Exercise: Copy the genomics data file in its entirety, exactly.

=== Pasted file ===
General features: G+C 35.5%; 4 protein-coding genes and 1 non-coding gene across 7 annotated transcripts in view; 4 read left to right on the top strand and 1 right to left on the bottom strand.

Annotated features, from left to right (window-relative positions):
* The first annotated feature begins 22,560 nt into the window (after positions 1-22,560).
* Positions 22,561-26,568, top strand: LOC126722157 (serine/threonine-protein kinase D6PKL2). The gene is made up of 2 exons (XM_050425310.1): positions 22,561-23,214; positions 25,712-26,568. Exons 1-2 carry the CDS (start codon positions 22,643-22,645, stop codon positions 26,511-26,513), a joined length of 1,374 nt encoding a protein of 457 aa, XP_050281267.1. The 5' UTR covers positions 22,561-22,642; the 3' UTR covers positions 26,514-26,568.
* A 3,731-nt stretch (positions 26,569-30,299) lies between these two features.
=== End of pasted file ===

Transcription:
General features: G+C 35.5%; 4 protein-coding genes and 1 non-coding gene across 7 annotated transcripts in view; 4 read left to right on the top strand and 1 right to left on the bottom strand.

Annotated features, from left to right (window-relative positions):
* The first annotated feature begins 22,560 nt into the window (after positions 1-22,560).
* Positions 22,561-26,568, top strand: LOC126722157 (serine/threonine-protein kinase D6PKL2). The gene is made up of 2 exons (XM_050425310.1): positions 22,561-23,214; positions 25,712-26,568. Exons 1-2 carry the CDS (start codon positions 22,643-22,645, stop codon positions 26,511-26,513), a joined length of 1,374 nt encoding a protein of 457 aa, XP_050281267.1. The 5' UTR covers positions 22,561-22,642; the 3' UTR covers positions 26,514-26,568.
* A 3,731-nt stretch (positions 26,569-30,299) lies between these two features.